Peter Loewer is a gardener and writer in Asheville, NC. You can find a selection of his books in our online bookstore at

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by Peter Loewer       #Plant Profile   #Unusual   #Vines

Looking through a jumble of monstera leaves, one lacks only an ambling boa constrictor to complete the feeling of being lost in a jungle.

It was AMC’s Mad Men that first reminded me of Monstera deliciosa, a houseplant that was popular during the 1950s and 60s. It was so prolific that variety stores of the day sold fiberglass pots just for the plant in colors of red, yellow, white or avocado, with shiny brass rods to hold the containers up off the floor.

Today, many once-popular horticultural trends are just as passé as swim-tops for men and iceberg lettuce in a salad. Remember when everybody had an air plant pinned to the curtains in most rooms of the house and gardeners were happy to have plain white petunias? If you don’t recall those days of yore, you certainly will not remember the popularity once surrounding the Monstera deliciosa, or Swiss-cheese plant. Other common names include ceriman, breadfruit vine, hurricane plant, Mexican breadfruit and the fruit-salad plant. Along the coastal parts of Sicily it’s called Zampa di leone, or lion’s paw, and it also does very well in many areas of Central America.

A xerograph (or glass lithograph) featuring my aunt’s monstera that reached for the skylight in her living room.

George and Virginia Elbert described the plant nicely in their book Foliage Plants for Decorating Indoors, written in the 1950s. “Out-of-doors in the tropics they climb to the very tops of trees, creating a giant tapestry of overlapping leaves. Indoors they are being used to some extent in high-ceilinged, sunny and warm, principally southern-oriented displays. Whether they will continue to be is the question, for they are all rampant vines.”

It is true they are rampant vines. My aunt had a monster plant in her high-ceiling living room, and over the years the vine reached the ceiling and arched over, requiring guy-wires. The plant only saw its end when they sold the house and moved.

The botanical name, Monstera, is Latin for strange or monstrous, and points to some of the oddities associated with this rambling vine. These include aerial roots that usually never touch the ground and large, glossy leaves full of deeply lobed cutouts and neatly cut round or oval holes, hence the common name Swiss-cheese plant.

No one has ever successfully proven why the leaves are full of holes, but it has been suggested that heavy tropical rains could drain through without causing undue damage. Also, hurricane-force winds can whistle right through the leaves, thus leaving the vines safely clinging to their hosts.

The metal sculpture above is a monstera leaf about 20 inches high, including the stem.

The 3-foot, glossy green leaves are most attractive, especially against a white wall or twining around a window where they enjoy partial shade or diffused sunlight. I like to keep one around for the striking leaves.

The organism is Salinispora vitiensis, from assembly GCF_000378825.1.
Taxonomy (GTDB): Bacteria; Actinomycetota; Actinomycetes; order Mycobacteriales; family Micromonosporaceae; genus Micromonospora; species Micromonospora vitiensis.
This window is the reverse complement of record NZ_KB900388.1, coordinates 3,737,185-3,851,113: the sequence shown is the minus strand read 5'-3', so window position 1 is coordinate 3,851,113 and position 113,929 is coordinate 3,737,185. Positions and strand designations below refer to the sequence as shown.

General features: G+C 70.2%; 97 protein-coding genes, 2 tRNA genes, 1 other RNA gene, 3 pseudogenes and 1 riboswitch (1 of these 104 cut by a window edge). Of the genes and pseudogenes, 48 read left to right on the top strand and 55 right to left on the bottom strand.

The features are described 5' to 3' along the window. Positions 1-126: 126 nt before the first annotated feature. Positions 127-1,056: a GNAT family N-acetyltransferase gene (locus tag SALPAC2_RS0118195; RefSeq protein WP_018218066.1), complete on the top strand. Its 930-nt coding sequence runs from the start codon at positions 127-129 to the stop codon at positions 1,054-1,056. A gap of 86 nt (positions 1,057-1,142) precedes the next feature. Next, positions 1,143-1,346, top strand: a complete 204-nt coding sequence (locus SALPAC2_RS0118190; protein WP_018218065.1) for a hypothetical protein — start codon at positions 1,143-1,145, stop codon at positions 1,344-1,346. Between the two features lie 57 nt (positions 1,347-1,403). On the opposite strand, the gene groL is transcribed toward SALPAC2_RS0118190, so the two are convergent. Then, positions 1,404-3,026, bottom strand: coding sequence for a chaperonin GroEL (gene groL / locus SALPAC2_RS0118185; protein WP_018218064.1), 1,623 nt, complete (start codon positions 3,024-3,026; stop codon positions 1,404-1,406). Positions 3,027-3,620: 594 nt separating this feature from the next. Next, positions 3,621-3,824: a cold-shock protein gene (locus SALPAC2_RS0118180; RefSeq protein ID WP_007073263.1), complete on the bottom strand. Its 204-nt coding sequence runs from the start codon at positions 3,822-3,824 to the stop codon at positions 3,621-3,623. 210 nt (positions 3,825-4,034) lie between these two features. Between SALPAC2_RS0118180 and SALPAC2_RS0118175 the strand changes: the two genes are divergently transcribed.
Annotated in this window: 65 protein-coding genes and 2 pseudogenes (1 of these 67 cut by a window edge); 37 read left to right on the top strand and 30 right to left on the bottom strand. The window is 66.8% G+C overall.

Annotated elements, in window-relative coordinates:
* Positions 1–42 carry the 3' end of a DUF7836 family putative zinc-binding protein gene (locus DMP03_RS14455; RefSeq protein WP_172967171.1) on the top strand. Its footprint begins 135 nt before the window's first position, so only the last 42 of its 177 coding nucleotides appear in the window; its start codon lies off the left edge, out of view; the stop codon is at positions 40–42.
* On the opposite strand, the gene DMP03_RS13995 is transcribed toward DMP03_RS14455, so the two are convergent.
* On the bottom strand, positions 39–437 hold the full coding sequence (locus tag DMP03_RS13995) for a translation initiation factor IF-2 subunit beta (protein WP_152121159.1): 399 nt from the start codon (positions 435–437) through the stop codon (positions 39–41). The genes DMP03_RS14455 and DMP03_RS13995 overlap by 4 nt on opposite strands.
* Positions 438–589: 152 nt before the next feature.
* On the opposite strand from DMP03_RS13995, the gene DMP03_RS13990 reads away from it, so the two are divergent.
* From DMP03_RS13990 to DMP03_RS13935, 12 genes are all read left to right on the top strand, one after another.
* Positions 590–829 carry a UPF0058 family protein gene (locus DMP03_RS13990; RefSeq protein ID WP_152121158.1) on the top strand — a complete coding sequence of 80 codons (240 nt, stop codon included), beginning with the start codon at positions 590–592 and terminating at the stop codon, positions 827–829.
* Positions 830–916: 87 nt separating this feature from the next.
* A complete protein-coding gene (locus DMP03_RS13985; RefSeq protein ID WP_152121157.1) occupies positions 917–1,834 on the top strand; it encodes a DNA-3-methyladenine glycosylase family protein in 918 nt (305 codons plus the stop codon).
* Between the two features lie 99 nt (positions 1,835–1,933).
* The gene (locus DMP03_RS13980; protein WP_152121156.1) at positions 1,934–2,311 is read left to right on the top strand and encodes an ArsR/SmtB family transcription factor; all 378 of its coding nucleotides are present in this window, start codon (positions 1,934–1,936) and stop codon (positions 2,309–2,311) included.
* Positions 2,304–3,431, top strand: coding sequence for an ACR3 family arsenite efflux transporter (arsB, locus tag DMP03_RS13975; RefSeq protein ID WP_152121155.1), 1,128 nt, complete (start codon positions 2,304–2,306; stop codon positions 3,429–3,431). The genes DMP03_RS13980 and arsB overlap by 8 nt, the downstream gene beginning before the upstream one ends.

Monstera has a juvenile form where its leaves are split but have not yet developed the holes. This form is known incorrectly as Philodendron pertusum. There is also a cultivar available called ‘Variegata’ that bears irregular light-yellow or off-white patches on the leaf, as if a house painter had flung paint at the plant. I would stay away from it, unless you have a penchant for truly odd variegations. Monstera plants are available almost anywhere houseplants are sold.

To care for your plant, temperatures should never fall too far below 50 F. An excellent soil mix is one-third each of good potting soil, compost and sand. The soil should be kept evenly moist.

Propagation can be done by stem cuttings, which should include two or more stem segments or buds. These can be taken at any time of the year. Root them in warm, sandy compost. Seed, when available, will also germinate with ease if started in a warm place.

A picture of the monstera’s flower and the developing fruit taken at the Biltmore Conservatory in Asheville, NC.

The big event occurs when a monstera plant is comfortable in its position. It will show you by flowering and then producing fruit. The flowers themselves are very small and criss-cross a greenish-yellow spadix that is enclosed in a white, waxy spathe. They resemble a calla lily or a white Jack-in-the-pulpit, which is not surprising since they all belong to the Araceae family. Over a few months’ time, the spadix begins to resemble a large ear of corn as it continues to turn yellow, and then the covering of scales falls away.

In a salute to the happy memories of the 50s and 60s, you can’t go wrong with a monster in the house.


A version of this article appeared in Carolina Gardener Volume 24 Number 9.
Photography courtesy of Peter Loewer.


Posted: 11/28/17   RSS | Print


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